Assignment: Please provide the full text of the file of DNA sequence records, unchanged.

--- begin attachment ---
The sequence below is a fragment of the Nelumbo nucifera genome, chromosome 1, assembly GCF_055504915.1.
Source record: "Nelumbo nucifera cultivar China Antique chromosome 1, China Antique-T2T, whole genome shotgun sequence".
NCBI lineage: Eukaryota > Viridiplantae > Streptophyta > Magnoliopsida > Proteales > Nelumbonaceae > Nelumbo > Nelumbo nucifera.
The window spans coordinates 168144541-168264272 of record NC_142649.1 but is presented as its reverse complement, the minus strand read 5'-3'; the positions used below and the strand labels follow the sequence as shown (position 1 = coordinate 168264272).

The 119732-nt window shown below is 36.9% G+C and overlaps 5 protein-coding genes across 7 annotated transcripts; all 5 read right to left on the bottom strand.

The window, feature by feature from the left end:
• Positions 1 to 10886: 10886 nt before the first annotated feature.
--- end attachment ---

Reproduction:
The sequence below is a fragment of the Nelumbo nucifera genome, chromosome 1, assembly GCF_055504915.1.
Source record: "Nelumbo nucifera cultivar China Antique chromosome 1, China Antique-T2T, whole genome shotgun sequence".
NCBI lineage: Eukaryota > Viridiplantae > Streptophyta > Magnoliopsida > Proteales > Nelumbonaceae > Nelumbo > Nelumbo nucifera.
The window spans coordinates 168144541-168264272 of record NC_142649.1 but is presented as its reverse complement, the minus strand read 5'-3'; the positions used below and the strand labels follow the sequence as shown (position 1 = coordinate 168264272).

The 119732-nt window shown below is 36.9% G+C and overlaps 5 protein-coding genes across 7 annotated transcripts; all 5 read right to left on the bottom strand.

The window, feature by feature from the left end:
• Positions 1 to 10886: 10886 nt before the first annotated feature.